OK so I got bitten by the bug and wrapped up in the excitement months ago…
I bought a Raspberry Pi, what a gorgeous little device it is!
Due to some major time constraints I’ve not had time to really do anything with it (such as purchase SD card, card reader for my PC or HDMI cable so I can hook it up for starters), so I was really excited when my beautiful wife presented me with 2 x SD Cards and a card reader for my PC on my birthday. My parent’s in law were very generous and gave me a wad of cash to complete the set so off I went and grabbed the required HDMI Cable with enough left over to buy a little case for the beast on ebay.
Great, it’s hooked up… Now what?
For anyone venturing down this path, the best place to start is certainly the Raspberry Pi Website. There’s a bunch of useful resources there including
- Quick Start Guide
- Downloads Area – Including some of the most common images for your new toy
- Merchandise Store – Profits go to keeping the project alive
- A Wiki – If you’re new to Linux some of this may be over your head
I decided to play with a few images to see which I liked best, starting with their “recommended” image which is Raspbian “wheezy” which is in the above mentioned downloads area (a skinned version of Debian Squeeze for anyone that’s wondering where the name came from) and Fedora 14 which is probably going to become my daily river O.S. for the little beast.
How do you build an image?
In essence, you don’t have to! People far smarter than I, have already done it for you. There’s probably at least a dozen good images out there to play with and learn the ropes with Linux without having to know anything of the core operating system; ie. it’s a bootable image, you don’t need to build the installation yourself. Installing it to your SD card is nearly as easy as downloading it and this is where the SD Card reader my wife gave me comes into play!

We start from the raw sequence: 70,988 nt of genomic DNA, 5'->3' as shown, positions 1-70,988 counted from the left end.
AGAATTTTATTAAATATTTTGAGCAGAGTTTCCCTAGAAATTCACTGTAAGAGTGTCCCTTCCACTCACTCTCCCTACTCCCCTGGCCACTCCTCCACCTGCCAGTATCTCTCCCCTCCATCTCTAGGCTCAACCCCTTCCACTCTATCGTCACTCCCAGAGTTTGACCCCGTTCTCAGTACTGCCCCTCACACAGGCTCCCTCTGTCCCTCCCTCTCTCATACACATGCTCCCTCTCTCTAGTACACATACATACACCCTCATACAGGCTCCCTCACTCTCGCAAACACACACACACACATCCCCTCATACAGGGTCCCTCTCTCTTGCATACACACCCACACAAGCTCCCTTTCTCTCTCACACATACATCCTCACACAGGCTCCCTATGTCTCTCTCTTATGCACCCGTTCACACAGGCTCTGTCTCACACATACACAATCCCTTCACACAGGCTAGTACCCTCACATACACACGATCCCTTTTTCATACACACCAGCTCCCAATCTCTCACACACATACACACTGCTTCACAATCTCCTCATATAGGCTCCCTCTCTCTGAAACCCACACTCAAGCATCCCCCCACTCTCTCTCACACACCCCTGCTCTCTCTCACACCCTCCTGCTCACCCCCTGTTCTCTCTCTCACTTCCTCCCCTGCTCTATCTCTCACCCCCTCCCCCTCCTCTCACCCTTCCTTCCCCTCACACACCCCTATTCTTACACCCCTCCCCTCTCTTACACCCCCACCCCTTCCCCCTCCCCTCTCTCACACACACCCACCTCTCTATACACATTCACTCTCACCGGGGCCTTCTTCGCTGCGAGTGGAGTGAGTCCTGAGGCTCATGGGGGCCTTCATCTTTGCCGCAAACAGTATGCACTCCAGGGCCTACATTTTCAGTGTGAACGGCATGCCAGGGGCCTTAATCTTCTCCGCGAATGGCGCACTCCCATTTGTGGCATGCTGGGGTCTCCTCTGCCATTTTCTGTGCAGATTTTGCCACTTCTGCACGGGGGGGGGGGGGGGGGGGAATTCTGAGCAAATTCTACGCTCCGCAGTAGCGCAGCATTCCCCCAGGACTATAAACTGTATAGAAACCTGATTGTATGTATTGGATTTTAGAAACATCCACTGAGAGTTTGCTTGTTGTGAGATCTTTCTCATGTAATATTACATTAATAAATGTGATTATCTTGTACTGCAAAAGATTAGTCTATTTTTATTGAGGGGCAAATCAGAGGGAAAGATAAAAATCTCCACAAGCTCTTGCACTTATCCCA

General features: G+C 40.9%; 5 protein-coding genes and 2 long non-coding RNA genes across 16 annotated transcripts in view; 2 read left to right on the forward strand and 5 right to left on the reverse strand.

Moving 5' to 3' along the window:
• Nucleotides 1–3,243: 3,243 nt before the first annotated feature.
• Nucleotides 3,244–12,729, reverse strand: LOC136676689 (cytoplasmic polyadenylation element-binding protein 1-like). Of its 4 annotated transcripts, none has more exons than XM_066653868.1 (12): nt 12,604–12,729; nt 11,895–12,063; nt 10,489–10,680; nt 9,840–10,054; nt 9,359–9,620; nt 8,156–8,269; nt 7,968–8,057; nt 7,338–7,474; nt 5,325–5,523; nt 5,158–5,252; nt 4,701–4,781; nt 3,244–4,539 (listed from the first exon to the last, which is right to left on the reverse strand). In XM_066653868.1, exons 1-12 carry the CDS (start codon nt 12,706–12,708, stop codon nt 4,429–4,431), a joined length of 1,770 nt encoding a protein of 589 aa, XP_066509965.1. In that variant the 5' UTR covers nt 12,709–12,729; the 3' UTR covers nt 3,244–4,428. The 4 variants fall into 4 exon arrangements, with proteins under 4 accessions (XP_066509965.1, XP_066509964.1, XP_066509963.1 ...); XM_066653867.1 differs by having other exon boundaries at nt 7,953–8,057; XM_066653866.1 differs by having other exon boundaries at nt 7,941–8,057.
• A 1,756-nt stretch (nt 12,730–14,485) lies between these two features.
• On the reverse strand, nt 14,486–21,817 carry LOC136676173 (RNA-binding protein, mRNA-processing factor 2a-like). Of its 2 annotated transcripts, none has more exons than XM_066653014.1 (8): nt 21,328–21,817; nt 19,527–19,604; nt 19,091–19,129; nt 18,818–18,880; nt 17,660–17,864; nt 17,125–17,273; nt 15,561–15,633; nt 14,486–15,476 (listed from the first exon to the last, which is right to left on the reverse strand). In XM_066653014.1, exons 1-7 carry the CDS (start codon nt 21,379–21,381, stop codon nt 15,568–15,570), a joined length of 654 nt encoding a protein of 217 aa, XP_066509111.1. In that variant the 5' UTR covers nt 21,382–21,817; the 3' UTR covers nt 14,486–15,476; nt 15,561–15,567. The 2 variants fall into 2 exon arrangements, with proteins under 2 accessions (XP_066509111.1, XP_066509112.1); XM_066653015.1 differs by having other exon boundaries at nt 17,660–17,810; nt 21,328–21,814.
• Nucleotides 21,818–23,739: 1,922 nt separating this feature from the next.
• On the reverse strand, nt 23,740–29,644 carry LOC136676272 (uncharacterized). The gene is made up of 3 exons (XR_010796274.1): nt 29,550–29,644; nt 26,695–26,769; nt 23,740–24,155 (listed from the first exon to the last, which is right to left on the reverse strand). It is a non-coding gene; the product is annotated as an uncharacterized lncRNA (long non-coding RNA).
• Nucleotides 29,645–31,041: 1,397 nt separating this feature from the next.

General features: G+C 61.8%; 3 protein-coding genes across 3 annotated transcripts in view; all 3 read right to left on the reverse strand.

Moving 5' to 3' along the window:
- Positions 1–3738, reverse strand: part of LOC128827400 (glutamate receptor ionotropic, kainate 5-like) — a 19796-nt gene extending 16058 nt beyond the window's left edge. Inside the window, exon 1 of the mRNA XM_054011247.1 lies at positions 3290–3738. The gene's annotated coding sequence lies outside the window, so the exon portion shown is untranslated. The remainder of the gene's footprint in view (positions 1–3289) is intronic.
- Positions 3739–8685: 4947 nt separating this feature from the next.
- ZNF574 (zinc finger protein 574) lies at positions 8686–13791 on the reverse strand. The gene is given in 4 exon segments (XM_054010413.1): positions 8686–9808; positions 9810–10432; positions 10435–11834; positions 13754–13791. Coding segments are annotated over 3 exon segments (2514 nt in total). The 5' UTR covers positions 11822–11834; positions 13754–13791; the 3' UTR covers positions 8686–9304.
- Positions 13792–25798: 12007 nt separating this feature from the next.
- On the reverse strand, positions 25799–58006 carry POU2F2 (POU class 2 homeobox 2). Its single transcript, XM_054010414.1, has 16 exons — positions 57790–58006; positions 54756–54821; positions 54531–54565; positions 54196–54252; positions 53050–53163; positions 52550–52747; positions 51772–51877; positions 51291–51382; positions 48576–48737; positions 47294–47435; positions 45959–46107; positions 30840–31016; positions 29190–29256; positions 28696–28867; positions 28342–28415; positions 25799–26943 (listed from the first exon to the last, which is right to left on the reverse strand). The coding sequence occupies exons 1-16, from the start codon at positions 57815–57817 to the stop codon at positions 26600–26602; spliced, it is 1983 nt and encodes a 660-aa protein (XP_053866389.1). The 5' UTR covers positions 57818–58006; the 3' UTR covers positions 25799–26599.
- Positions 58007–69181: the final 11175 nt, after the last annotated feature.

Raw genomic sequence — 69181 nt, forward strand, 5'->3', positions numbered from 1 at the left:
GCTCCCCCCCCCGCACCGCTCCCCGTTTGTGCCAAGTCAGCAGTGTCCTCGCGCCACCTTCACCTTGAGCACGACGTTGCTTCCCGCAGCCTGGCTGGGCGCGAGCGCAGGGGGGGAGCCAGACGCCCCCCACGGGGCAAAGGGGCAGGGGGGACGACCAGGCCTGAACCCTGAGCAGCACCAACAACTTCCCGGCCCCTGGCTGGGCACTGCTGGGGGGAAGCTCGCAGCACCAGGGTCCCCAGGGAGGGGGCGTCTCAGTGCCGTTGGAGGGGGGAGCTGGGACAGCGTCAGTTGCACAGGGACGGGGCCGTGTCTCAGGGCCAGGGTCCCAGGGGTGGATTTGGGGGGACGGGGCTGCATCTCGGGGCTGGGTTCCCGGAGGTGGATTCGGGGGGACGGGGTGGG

- Pick and image you’d like to play with
- Download it
- Unzip the image
- Grab a copy of Image Write for Windows: HERE
- Run Image Writer
- Find the image you have just unzipped and select it
- Select the drive letter of your SD Card that should be plugged into your computer during this process
- Select “write”
At this time you should be ready to plug your SD card into your Raspberry Pi and turn it on.
All being well, you should be greeted after a few seconds with a screen that looks something like this one.
What’s the point?
There’s a couple of reasons for this, the main one being: Because I can!
What sort of geek would I be if I didn’t want to play with the latest toys, really?
The second being that I’ve been tinkering with Linux for a number of years now, learning all the while and thanks to some very patient, talented and smart friends I’ve got to a point where I can usually achieve what I have set out to do in multiple distro’s of Linux. I’m still weighing up which is my favourite, either Ubuntu or Fedora for desktop and Centos for Server applications.
Finally there’s the power/noise factor, it’s no secret to anyone that we’re getting royally screwed on power prices in South Australia and anything you can do to minimise power use (therefor cost) without sacrificing your quality of life and what you love doing is surely a good thing. So far it’s a great toy, I’m really enjoying playing with it. It takes me back a few years to when I first discovered the joys of tinkering with computers and learning what makes them tick. A very happy $50 spent and would happily recommend to others to do the same.